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Norwegian Air confident of getting quick approval

Thursday, 24th November, 2016 1:01am

Although the wait to take off has been almost three years, Norwegian Air says it remains confident of a quick approval on its delayed application to fly from Cork to Boston.

This follows the EU Commission’s recent appointment of an arbitrator to try and end the impasse over the Norwegian Air (NAI) transatlantic flight plans out of Cork.

Professor Giorgio Sacerdoti will be appointed as EU arbitrator in the upcoming arbitration case between the US and the EU, over NAI and its application to fly between Cork and Shannon and the US.

A Norwegian spokesperson said that with a strong backing, the decision on the application should be in the airline’s favour. “Norwegian Air International (NAI) has the Irish Government, the EU, major airports, airlines and businesses on its side so it’s difficult to see the arbitration case going against our favour.

“With huge support and the clear facts on our side, we are confident the DoT will approve Norwegian Air International’s application and we hope they do so quickly.”

The Italian professor has served eight years in the appellate body of the World Trade Organisation.

The EU Commission moved to launch the arbitration procedure last July due to the failure of US authorities to approve the Cork to Boston route; an application that was first put forward almost three years ago.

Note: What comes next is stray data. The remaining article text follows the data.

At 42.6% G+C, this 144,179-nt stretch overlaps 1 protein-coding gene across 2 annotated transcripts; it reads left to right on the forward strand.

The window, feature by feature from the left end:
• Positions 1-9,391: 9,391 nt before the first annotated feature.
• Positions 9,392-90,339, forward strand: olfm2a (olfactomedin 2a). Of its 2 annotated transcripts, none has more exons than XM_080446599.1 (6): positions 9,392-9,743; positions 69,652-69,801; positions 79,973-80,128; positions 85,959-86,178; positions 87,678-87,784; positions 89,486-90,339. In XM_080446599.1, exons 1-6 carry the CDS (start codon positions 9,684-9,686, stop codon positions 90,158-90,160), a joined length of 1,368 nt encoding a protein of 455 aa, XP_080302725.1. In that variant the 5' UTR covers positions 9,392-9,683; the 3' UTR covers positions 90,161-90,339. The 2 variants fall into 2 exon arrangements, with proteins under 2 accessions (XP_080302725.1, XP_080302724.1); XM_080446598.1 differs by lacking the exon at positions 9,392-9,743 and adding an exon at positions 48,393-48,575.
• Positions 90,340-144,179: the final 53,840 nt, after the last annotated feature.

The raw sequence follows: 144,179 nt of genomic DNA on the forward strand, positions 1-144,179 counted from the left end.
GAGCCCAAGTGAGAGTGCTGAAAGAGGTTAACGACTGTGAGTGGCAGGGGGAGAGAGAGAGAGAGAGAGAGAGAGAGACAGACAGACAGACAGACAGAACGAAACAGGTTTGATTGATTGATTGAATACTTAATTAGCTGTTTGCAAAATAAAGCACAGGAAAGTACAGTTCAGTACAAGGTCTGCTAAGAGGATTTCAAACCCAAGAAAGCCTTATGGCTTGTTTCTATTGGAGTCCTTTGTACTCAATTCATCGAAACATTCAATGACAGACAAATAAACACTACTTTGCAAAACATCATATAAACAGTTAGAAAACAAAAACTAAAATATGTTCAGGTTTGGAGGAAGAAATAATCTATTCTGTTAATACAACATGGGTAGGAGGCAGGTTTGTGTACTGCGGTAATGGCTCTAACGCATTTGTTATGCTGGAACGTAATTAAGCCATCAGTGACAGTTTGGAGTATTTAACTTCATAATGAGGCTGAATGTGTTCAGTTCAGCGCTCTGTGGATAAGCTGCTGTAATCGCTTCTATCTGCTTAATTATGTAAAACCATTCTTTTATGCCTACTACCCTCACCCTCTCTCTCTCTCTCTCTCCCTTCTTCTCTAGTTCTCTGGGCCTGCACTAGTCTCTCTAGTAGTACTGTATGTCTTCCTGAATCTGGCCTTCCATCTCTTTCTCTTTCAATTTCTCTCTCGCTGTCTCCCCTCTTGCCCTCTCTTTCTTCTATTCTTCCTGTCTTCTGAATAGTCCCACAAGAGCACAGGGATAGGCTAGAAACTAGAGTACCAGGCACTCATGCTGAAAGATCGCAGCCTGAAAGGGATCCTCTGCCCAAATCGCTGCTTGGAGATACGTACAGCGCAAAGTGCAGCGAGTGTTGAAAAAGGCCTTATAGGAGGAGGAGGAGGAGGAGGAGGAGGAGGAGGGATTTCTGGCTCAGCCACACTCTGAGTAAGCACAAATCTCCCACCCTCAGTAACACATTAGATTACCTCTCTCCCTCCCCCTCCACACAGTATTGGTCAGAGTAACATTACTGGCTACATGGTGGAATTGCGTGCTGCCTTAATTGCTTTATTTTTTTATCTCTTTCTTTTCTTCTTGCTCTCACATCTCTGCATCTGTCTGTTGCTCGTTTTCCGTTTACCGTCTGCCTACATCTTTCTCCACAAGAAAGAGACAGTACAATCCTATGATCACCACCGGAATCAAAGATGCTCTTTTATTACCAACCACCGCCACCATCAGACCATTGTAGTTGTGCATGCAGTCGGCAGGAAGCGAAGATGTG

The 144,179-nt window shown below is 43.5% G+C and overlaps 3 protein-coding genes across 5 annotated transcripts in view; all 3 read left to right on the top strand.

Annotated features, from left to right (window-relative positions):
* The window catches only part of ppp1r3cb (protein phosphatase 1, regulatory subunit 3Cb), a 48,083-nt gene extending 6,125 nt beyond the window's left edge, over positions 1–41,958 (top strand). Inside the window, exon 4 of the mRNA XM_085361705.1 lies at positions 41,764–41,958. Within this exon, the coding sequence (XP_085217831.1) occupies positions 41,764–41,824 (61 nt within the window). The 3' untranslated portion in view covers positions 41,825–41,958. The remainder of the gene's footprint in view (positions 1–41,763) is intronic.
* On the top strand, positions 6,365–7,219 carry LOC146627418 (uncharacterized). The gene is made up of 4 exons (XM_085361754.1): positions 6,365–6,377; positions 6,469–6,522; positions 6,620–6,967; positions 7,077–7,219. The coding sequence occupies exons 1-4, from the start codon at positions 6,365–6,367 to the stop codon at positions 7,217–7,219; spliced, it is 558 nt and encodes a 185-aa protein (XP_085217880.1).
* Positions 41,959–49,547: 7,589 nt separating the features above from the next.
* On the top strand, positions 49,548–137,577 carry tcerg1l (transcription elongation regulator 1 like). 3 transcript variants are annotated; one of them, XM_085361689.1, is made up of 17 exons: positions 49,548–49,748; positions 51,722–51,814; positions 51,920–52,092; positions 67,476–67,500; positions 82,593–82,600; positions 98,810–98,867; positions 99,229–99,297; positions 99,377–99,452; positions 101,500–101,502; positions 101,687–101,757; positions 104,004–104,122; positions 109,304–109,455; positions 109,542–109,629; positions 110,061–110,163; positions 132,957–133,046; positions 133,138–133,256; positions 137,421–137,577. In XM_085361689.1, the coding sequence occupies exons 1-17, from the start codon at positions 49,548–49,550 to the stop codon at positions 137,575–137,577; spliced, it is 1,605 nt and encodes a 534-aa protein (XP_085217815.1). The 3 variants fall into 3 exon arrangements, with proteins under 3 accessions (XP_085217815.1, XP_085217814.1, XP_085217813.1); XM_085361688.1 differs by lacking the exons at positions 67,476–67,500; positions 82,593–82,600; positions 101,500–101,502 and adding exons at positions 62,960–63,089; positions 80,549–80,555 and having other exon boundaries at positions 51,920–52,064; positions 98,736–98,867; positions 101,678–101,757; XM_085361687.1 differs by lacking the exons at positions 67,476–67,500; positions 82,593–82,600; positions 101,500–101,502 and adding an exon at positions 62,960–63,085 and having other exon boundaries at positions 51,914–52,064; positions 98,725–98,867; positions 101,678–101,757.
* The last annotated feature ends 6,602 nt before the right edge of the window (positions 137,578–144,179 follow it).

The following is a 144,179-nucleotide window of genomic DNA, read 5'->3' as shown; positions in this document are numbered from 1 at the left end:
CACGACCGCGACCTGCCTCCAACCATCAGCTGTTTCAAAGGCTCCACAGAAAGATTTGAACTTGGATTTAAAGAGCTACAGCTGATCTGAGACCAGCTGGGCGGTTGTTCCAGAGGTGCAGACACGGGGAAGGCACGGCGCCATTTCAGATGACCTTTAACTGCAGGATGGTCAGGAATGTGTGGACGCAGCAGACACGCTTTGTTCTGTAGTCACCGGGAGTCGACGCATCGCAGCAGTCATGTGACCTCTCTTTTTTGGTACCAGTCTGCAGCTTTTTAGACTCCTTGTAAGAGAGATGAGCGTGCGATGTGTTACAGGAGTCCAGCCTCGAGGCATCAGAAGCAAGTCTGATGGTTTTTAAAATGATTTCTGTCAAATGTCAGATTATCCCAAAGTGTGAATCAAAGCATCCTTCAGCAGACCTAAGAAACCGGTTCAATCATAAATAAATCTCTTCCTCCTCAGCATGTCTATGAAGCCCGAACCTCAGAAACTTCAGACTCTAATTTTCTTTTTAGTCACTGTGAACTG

Under arbitration, the EU and US will each name an arbitrator, while a third arbitrator will be appointed by their mutual consent.

If the US is found to have breached the EU/US Open Skies Agreement, the EU could suspend benefits that US airlines enjoy under the 2007 pact. Niall MacCarthy, Managing Director at Cork Airport, also welcomed the move by the European Commission. “I hope that this move will end the deadlock that has emerged between the US and EU officials in relation to Norwegian Air International’s application for a foreign carrier permit, which was first submitted in 2013.

“The continued US delay in awarding the licence to Norwegian has gone well beyond acceptable and we are pleased that the EU, with the full support of the Irish Government, is now pressing ahead on arbitration to get this dispute finally resolved,” he added.

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